H. Lee Rohde III

Tax Cuts and Jobs Act of 2017 Includes Exciting Private Jet Tax Incentive

H. Lee Rohde III
H. Lee Rohde III President & CEO
interior shot of a private jet with beige seating and walls with wood paneling

This post was written in collaboration with attorney Chris Younger, a member of HCH Legal, LLC. Chris focuses his legal practice on business aircraft transactions as well as issues relating to federal and state taxation and regulation of business aircraft ownership and operations. Chris is a frequent speaker on business aviation topics and has presented numerous webinars on issues such as bonus depreciation and state sales and use tax. He has also written articles for publications including AvBuyer Magazine and World Aircraft Sales Magazine.



The private aviation industry has experienced an increase in interest over the past few years as a result of federal income tax provisions included in the 2017 Tax Cuts and Jobs Act bill, which initially supported 100% “bonus” depreciation of the cost of new or preowned private aircraft in year one of ownership. In this blog post, we’ll unpack the specifics of this private jet tax law, explain who is eligible for this private jet tax deduction and discuss how to take advantage of this exciting tax benefit.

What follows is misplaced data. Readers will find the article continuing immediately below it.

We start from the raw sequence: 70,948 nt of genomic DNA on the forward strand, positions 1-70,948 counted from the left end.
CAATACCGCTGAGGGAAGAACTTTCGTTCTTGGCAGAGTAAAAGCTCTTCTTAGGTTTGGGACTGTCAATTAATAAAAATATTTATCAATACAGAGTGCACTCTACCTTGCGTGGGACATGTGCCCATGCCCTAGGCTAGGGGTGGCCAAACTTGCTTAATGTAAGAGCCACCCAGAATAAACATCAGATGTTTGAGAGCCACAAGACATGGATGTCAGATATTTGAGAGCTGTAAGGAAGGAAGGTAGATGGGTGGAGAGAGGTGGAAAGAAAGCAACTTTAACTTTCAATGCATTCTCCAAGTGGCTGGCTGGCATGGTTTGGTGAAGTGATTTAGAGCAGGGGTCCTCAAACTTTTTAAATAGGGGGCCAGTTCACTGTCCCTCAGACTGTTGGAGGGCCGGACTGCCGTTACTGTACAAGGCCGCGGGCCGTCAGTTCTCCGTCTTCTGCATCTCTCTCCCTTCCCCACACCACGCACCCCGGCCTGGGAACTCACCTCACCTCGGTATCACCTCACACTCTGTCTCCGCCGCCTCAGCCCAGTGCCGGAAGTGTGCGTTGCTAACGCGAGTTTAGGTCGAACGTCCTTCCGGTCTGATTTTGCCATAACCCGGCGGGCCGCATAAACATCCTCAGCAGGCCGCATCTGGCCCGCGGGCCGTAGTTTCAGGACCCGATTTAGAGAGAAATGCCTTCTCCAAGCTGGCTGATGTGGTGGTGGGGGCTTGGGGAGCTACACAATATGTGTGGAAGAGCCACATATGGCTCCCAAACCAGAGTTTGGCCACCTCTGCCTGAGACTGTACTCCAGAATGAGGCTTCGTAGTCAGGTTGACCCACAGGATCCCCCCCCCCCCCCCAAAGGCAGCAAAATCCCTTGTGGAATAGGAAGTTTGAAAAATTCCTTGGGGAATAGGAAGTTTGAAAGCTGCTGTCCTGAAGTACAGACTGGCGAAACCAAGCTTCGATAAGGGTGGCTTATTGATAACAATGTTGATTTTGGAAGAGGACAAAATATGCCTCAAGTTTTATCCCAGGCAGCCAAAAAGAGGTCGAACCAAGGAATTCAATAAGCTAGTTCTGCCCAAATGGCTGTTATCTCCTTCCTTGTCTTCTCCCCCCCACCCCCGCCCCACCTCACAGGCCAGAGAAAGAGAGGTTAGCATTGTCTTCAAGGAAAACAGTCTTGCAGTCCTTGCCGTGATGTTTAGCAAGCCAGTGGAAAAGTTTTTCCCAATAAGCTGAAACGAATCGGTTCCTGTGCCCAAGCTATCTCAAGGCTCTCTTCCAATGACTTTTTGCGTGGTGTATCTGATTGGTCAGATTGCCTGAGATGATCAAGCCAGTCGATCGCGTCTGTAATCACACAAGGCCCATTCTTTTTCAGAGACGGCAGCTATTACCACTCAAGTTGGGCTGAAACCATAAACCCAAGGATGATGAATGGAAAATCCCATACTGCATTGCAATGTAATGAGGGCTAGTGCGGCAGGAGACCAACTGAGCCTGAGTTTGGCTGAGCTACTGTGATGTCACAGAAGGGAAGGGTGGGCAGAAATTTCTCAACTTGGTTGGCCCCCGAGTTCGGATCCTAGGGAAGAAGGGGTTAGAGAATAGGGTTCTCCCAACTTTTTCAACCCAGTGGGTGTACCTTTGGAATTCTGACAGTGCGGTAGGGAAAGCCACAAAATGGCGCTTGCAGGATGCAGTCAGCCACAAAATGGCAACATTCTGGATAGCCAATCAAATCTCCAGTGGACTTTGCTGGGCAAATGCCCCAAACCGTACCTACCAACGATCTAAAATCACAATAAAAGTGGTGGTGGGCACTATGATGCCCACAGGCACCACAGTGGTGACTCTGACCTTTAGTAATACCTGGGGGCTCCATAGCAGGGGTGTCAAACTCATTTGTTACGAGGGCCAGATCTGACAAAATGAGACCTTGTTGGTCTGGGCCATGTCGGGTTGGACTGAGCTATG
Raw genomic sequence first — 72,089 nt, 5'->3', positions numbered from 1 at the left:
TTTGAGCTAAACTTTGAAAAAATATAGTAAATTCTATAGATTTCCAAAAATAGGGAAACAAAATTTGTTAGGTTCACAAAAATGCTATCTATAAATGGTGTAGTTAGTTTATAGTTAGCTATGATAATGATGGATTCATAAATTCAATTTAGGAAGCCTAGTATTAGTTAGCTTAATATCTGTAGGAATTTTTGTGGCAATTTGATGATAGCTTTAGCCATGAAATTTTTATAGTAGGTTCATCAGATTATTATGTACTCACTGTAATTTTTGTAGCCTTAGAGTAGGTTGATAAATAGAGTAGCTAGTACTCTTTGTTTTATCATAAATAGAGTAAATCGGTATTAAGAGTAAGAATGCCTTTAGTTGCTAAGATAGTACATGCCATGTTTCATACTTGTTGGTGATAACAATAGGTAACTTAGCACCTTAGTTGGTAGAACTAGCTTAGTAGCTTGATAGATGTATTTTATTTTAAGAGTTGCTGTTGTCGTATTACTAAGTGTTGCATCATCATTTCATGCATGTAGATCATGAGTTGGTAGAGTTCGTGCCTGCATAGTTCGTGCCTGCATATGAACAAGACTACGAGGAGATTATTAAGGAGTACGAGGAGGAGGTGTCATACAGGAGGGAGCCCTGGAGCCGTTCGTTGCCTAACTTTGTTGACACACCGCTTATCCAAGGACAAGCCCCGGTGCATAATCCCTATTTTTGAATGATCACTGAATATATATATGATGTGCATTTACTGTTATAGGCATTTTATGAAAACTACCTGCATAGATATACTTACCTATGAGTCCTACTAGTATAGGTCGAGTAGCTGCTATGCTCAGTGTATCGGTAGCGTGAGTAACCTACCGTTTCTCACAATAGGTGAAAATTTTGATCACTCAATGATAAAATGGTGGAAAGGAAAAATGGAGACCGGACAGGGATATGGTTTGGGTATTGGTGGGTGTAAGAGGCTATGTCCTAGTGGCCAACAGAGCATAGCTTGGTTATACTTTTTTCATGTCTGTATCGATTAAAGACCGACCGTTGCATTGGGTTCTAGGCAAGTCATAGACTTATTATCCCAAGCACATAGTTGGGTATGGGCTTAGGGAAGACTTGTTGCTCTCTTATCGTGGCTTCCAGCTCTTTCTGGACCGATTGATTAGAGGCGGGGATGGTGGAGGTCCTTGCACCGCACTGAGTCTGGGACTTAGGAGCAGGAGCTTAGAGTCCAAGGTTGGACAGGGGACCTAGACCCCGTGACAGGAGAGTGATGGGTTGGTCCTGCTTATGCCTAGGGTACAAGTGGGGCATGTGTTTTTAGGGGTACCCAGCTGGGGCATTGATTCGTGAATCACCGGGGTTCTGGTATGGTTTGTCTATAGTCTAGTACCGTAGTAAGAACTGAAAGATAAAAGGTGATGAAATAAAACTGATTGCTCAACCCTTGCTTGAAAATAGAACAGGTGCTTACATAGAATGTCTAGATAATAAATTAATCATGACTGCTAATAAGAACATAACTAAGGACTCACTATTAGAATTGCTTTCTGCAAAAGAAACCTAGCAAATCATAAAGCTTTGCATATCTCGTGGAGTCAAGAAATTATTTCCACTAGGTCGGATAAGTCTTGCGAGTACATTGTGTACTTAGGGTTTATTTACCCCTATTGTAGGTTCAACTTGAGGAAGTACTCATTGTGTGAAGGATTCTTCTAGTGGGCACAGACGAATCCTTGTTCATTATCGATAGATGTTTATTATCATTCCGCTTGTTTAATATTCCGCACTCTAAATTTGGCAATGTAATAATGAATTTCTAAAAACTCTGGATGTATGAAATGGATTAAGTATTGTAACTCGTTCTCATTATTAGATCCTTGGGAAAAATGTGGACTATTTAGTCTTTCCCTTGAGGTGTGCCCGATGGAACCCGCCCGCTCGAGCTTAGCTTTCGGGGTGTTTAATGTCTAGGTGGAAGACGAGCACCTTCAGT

What Is the Private Jet Tax Break?

On December 22, 2017, the Tax Cuts and Job Acts of 2017 (TCJA) was signed into law. The TCJA made substantial amendments to the Internal Revenue Code of 1986. It was intended to reform current corporate income and individual income taxes, as well as move the United States to a territorial system of business taxation.

According to research from the Tax Foundation, the TCJA aimed to:

  • Significantly lower marginal tax rates and the cost of capital, thereby leading to a 1.7% increase in GDP over time, 1.5% higher wages and an additional 339,000 full-time equivalent jobs
  • Spur an additional $1 trillion in federal revenues from economic growth
  • Increase GDP by an average of 0.29% each year
  • Increase after-tax incomes of all taxpayers by 1.1% over time

Ultimately, the TCJA heavily revised tax law with the goal of stimulating the economy, simplifying taxes and lowering the tax burden on businesses in the United States. It’s important to note that the changes to individual income tax provisions contained in the TCJA are scheduled to expire after December 31, 2025.

How the TCJA Affects Private Jet Depreciation Deductions

In addition to making significant changes to corporate and individual income taxes, the TCJA also introduced a change to the income tax treatment of private jets used for business purposes by enhancing the timing and amount of aircraft depreciation deductions.